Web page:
Their reliability statistics are extremely limited in scope. My appliances that are 19, 13, 11, 7, and 6 years old and have never needed any repairs would not qualify for their statistics on grounds of being too old. The last annual questionnaires I recall asked only about items (appliances, electronics, and such) 5 years old or less. They also don't differentiate the type of repair. Replacement of a normal wear item such as a belt is given the same statistical weight as a drum exploded during high-speed spin ... both are simply counted as a repair.

  • totsuka

    When I had a septic system I always used liquid soap. But if you are getting your tank pumped out every 3 years it might not matter.

  • wiz2525

    Here's the real thing about septic tanks and soap of any kind as I have been told. Brown water and grey water. You know what brown water is. THAT is the only thing that should go in a septic tank. Unfortunately, my wife and I bought a place that was built by the government during the depression. 5 acres, a chicken coop, barn, pump house and a house with five acres. If the person who had it lived in it 5 years it was theirs. My septic tank is a 750 gallon tank. Grey water is any water other than toilet water. I started this search having the information about the enzymes and bacteria in the septic tank being degraded by the soaps. My HE side load clothes washer and the 2 showers are the only grey water items but that is enough and is a constant nagging concern. My wife came home and said someone at her work said we should not be using Tide in the septic tank. Seemed peculiar that one soap could be any more harmful to the enzymes and/or bacteria than another, but what do I know? I'm no chemist! It may be that what her friend was really referencing was powdered versus liquid. We haven't used powdered at all. So I was amazed to see NO reference to this brown water/grey water issue in this thread. Any idea here about a specific soap we should be using IF we are going to ignore the 'no grey water

  • suburbanmd

    There's all kinds of advice out there about septic systems. The bottom line, though, is that you don't want solids getting out of the tank into the leach field. They won't, as long as the sludge layer (on the bottom of the tank) and the scum layer (floating on top) aren't too thick, and the outlet tee is intact. An intact inlet tee is also supposed to help, because it minimizes disturbance of the solids that have settled. If you check these things regularly, then the system doesn't have to be a nagging concern. If it's hard to inspect the tank because the opening is buried, you might want to get a riser and surface-level manhole cover installed.

  • sandy1616

    FWIW I'm married to a commercial laundry chemist. He is anti liquid. Reason being that all of the detergents we buy off the shelf are full of filler, liquids or powders. The liquids contain agents to maintain viscosity, protect from rancidity, etc.. These ingredients are polymers, basically liquid plastics. All detergent leaves residue. The powder residue is more visible is the only difference.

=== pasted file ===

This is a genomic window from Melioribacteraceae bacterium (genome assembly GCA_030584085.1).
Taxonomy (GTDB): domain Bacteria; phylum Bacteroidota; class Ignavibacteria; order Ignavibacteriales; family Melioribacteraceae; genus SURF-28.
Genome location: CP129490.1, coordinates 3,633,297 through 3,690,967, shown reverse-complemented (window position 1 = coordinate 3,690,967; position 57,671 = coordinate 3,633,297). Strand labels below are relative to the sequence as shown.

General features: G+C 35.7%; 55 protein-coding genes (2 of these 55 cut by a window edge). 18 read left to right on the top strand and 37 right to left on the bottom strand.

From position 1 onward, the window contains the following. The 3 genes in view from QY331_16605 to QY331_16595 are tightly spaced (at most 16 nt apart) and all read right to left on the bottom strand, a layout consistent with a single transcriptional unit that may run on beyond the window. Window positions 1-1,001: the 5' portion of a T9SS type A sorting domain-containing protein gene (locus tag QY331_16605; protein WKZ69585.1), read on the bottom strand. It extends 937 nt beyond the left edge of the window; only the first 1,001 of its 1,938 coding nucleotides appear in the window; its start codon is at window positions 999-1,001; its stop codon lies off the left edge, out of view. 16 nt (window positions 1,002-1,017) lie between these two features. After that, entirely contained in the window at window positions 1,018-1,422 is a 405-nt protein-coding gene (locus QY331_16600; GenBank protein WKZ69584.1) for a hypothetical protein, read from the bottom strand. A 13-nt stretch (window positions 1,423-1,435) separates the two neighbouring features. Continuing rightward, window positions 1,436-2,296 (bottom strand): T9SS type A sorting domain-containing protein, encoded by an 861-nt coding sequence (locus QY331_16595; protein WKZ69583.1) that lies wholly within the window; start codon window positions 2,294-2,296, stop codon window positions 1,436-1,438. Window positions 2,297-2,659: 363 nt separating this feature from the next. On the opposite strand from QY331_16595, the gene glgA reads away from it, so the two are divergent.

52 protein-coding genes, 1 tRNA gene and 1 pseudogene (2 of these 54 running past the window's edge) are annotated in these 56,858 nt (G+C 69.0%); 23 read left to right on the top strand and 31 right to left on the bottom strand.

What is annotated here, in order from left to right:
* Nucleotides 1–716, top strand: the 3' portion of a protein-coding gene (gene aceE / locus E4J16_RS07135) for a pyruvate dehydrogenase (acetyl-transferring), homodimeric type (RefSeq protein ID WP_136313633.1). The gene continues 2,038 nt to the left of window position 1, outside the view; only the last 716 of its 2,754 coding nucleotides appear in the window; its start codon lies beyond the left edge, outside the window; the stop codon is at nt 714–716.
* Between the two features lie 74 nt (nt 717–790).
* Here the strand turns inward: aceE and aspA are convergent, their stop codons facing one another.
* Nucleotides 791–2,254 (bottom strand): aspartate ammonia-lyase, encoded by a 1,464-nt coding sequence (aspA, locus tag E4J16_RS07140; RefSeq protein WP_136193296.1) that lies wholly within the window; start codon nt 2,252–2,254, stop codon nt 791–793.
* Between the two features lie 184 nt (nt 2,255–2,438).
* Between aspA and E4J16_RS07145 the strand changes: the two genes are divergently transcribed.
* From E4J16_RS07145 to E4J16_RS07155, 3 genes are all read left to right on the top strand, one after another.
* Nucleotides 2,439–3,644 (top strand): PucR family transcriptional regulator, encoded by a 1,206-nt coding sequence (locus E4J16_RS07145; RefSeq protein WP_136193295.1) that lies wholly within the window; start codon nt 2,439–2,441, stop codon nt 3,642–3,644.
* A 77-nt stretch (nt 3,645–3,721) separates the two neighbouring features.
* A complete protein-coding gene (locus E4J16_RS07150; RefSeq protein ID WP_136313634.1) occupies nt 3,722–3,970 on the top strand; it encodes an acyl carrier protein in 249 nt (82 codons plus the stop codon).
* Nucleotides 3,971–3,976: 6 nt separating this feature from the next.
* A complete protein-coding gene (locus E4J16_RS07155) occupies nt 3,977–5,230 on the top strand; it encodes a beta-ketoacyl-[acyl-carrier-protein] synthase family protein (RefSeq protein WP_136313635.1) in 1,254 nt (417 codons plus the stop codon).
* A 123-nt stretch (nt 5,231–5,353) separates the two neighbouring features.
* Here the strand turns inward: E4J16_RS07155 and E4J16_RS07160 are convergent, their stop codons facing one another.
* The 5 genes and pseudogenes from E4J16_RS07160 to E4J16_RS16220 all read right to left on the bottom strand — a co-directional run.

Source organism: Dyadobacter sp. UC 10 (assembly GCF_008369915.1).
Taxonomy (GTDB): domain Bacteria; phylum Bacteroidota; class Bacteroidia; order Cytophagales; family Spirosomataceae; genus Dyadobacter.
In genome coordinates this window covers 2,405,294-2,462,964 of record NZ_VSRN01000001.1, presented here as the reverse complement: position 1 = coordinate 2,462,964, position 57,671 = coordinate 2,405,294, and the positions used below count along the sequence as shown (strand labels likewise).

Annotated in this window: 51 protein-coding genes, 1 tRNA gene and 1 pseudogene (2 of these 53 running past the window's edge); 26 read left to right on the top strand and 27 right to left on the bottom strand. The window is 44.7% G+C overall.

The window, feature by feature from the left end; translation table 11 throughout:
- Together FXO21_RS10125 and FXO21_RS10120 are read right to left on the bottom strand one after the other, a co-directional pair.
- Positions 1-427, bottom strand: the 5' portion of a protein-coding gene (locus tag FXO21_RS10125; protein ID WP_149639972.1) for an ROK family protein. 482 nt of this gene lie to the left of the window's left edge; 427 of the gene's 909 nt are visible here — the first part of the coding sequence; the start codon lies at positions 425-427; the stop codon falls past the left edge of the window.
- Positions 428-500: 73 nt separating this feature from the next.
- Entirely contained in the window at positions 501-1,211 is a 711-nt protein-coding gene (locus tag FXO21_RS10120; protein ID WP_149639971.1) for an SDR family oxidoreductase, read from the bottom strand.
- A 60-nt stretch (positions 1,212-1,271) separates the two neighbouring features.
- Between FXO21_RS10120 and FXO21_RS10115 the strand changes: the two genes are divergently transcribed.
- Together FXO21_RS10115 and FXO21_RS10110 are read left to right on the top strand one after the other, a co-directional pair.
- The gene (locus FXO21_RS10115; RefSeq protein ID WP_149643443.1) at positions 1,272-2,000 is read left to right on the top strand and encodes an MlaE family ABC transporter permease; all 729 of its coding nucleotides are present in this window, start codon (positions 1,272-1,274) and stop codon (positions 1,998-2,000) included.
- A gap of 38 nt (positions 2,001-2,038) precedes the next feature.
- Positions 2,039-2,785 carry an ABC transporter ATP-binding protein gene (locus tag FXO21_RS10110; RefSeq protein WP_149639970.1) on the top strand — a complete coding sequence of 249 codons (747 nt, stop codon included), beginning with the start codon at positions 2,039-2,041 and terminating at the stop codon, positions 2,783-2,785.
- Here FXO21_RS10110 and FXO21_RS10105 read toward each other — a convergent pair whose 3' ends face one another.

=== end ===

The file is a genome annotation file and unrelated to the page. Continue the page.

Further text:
I do use liquids occasionally but mostly powder. As for the poster who stated Tide coldwater liquid as being more effective than the powder, he needs to read the labels. One has enzymes -the liquid- and the powder does not. A powder and the liquid of the same brand and type often vary completely in terms of ingredients. Liquids are sudsier due to the extras. HE powders often don't have a suds suppressing agent.

  • liriodendron

    Wow, Sandy: Lucky you to be married to a commercial laundry chemist!

    I always thought that it would be very useful to be married to an auto mechanic, a doctor, a veterinarian, a plumber or an electrician or a chef. (I suppose a hair stylist would be handy, too.) But to be married to someone who could explain the chemical intricacies of detergent formulations would really rock my world!

    I've practically worn out my copy of Smulders' book, but in truth I am a little dodgy on the chemistry so I'm not sure I completely understand it.


  • livebetter

    "I'm married to a commercial laundry chemist."

    Wow ... that WOULD be great! I'd have driven him crazy by now with all my questions and insanity ... lol.

    I've often read that about powders. There is a UK forum I've picked some good info from (written by people in the appliance field) and they recommend powder too.

    "Powder is the original detergent format and to this day it has all the technologies available in it, you get the full cadre of cleaning power in a powder so after that it only comes down to how good it is. I know it's potentially messy and harder to get home but it really is the best."

    "Liquid is the most convenient in many ways to a lot of people as you just pick up a bottle and pour it in. well, that's the theory at least.

    In practice liquid can cause a lot of trouble, especially for service engineers. You see, it's easily overdosed and this can cause no end of harm to a machine and that goes back to the tip about dosing on the first page, it really is vital to get it right or expect a bill for the engineer as manufacturers generally do not cover for detergent misuse which is the way they view these problems.

    If the dosage doesn't get you then the smell might, liquid detergents do not and cannot at this time contain a bleaching agent (nor is it ever likely to) so the bacteria doesn't always get killed in the machine. This can congeal and for a rather smelly mass which is not good for your nose or your machine and that's one of the reasons why I recommend a maintenance wash and why it has to be done with powder or tablets, so that theres a bleaching agent to remove any bacterial build up in the machine."

    "Do you use liquid detergent?

    If the answer is yes then this is most likely the problem as there is no chlorine bleaching agents in liquid powder and it has a tendency to smell a bit ripe after a while. It is also VERY easy and prone to over-dosing, which can lead to a congealed mass of goo in, or on, the drum which, in extreme cases can actually corrode the aluminium drum shaft.